The revival by Two Dollar Radio of Rudy Wurlitzer's first novel, Nog (1969), with a fresh introduction by Erik Davis, introduces a lucky new generation of readers to an essential piece of '60s literature that remains as crunchy and toothsome yet unsettling a nonpareil as it registered upon its debut. It seems likely that Wurlitzer, a screenwriter of note, derived his inspiration and narrative template not so much from other tripped-out novels of the era -- think The Crying of Lot 49 and Been Down So Long It Looks Like Up to Me -- as he did from avant-garde cinema, particularly the French New Wave. The dislocated, seemingly patternless comings and goings of a nearly memoryless man, possibly named Nog, can be mapped in spirit and almost on a literal level to a film like Luc Moullet's The Smugglers. Toss in a soupçon of realism and romance from Jules and Jim and a healthy dash of Godard, and you have the essential game plan for Nog. But Wurlitzer's book is able to display a rich interior life in a manner cinema struggles to replicate. Nog's deadpan first-person narration is autistic, cubistic, and shamanic, using incantatory lists and anally compulsive powers of observation as his magical barriers against the dissolution of the self. His psychic geography recalls Ballard's wandering, self-destructive prophets of paradigm shift, and space time itself becomes a living threat that must be wrestled into submission -- or at least a stalemate. Yet Wurlitzer entertains on the level of sheer plot as well. Nog's capricious West Coast encounters with a host of American purebreds, from the hippies Lockett and Meridith to the right-wing gun nut Bench, all couched in droll vernacular, provides a constant impetus to turn page after page in this surreal California phantasmagoria. --Paul DiFilippo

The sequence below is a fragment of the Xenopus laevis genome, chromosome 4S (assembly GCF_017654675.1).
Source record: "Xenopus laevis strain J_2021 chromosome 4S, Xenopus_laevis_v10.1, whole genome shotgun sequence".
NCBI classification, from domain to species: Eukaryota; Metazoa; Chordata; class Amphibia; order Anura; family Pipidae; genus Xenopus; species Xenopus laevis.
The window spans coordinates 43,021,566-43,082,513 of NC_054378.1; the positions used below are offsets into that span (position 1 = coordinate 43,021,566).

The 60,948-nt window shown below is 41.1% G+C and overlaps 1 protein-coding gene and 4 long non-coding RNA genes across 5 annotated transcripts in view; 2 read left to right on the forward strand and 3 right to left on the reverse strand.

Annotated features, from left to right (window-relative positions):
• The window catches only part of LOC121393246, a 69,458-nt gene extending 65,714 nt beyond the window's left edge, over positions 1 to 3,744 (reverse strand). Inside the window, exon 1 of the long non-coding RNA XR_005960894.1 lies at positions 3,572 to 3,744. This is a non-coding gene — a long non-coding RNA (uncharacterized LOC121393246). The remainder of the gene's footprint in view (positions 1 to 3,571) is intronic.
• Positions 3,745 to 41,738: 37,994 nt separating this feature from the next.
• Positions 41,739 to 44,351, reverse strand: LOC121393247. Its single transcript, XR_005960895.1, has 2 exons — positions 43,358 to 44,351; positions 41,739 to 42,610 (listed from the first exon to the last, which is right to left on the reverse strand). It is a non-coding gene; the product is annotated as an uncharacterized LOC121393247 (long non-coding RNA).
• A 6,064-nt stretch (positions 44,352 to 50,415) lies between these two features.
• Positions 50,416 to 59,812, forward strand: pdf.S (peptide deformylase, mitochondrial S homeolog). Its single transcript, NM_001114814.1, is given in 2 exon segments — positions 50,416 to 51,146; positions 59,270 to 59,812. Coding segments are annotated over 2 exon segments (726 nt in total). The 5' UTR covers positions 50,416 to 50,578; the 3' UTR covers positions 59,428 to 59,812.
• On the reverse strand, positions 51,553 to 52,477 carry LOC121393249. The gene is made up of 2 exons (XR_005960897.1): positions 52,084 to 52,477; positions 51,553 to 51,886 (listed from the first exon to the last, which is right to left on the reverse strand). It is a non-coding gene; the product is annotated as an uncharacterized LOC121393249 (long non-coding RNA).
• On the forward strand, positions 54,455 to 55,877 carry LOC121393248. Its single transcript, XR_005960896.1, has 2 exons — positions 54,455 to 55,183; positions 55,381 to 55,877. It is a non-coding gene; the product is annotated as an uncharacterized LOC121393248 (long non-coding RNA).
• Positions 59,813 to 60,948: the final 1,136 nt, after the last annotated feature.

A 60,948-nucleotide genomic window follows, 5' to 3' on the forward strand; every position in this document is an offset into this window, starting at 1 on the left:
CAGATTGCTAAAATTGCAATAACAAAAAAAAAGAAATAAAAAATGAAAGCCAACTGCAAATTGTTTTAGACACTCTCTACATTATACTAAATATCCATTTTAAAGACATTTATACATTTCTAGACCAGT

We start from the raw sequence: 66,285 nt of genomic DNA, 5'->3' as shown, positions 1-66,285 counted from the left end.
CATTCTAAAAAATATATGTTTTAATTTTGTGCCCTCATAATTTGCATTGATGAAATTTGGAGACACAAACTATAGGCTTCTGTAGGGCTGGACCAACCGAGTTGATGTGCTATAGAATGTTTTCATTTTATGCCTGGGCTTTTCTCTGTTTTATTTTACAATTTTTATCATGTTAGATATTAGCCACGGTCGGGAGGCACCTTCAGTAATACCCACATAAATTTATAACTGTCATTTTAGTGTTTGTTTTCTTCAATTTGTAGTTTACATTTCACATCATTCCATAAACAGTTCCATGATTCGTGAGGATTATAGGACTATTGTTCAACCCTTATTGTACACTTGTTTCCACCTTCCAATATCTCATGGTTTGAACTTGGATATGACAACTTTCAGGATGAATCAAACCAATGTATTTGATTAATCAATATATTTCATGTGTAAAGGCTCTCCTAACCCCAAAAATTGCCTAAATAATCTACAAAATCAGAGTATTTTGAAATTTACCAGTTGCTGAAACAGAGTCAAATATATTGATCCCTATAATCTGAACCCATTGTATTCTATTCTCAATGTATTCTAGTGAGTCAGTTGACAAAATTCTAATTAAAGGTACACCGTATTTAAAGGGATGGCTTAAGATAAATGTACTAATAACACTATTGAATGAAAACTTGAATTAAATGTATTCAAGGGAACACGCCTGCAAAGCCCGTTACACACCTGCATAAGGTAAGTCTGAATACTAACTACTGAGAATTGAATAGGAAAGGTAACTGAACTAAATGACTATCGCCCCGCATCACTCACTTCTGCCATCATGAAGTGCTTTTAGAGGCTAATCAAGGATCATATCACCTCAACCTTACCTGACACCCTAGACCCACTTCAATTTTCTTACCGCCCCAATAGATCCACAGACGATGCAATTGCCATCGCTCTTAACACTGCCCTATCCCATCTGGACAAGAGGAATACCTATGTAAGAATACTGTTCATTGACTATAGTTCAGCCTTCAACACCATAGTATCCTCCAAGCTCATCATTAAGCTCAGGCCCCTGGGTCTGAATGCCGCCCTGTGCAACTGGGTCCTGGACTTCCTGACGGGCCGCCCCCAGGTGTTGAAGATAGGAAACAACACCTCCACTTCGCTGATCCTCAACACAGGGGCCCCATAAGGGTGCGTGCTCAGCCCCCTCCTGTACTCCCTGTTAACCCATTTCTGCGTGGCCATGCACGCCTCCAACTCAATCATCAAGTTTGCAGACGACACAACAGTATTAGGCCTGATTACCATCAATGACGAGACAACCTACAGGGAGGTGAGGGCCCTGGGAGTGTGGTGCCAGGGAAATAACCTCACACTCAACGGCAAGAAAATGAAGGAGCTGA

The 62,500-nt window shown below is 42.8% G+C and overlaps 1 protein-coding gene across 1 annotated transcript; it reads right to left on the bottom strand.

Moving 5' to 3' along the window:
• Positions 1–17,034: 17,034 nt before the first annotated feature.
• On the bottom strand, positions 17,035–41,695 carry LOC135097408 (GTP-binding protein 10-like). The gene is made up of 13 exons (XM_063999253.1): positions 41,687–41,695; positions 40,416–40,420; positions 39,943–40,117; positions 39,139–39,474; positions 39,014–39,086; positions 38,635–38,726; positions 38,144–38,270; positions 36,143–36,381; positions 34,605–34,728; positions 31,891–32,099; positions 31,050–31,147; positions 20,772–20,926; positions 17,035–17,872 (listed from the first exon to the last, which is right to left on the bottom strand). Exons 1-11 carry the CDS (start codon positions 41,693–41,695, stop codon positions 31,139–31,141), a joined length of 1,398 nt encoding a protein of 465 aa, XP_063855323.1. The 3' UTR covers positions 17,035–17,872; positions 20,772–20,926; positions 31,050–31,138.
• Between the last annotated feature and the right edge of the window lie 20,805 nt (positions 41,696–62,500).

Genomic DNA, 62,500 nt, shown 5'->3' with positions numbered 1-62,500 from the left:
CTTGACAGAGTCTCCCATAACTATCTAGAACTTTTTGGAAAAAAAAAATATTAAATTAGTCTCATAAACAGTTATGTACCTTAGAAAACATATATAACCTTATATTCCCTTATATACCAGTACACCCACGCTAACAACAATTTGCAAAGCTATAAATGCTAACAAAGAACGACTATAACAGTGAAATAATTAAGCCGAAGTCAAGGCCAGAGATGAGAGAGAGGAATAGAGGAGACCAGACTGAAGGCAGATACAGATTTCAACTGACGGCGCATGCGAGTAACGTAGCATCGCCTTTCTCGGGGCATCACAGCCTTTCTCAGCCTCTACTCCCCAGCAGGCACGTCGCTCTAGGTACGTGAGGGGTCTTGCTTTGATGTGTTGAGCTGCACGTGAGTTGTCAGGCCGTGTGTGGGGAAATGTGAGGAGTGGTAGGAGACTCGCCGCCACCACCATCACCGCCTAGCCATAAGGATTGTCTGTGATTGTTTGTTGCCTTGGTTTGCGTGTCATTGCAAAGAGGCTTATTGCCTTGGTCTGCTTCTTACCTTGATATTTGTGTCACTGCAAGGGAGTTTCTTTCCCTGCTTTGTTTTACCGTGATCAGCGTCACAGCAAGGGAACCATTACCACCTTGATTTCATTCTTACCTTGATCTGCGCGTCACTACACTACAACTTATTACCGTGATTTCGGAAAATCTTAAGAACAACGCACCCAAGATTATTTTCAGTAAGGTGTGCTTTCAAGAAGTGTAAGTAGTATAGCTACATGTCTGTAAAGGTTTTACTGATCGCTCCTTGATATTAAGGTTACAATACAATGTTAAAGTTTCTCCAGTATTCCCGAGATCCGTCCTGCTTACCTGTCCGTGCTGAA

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Product Details

  • ISBN-13: 9780982015124
  • Publisher: Two Dollar Radio
  • Publication date: 8/1/2009
  • Edition description: Reprint
  • Pages: 168
  • Sales rank: 976,098
  • Product dimensions: 5.20 (w) x 7.40 (h) x 0.50 (d)

Meet the Author

Rudolph Wurlitzer is an acclaimed screenwriter and the author of The Drop Edge of Yonder, Quake, Flats, Slow Fade, and the nonfiction book, Hard Travel to Sacred Places. Erik Davis is the author of TechGnosis: Myth, Magic, and Mysticism in the Age of Information (Harmony Books, 1998) and is a continuing contributor to Bookforum, The Wire, ArtByte, LA Weekly, Gnosis, Village Voice, and Wired.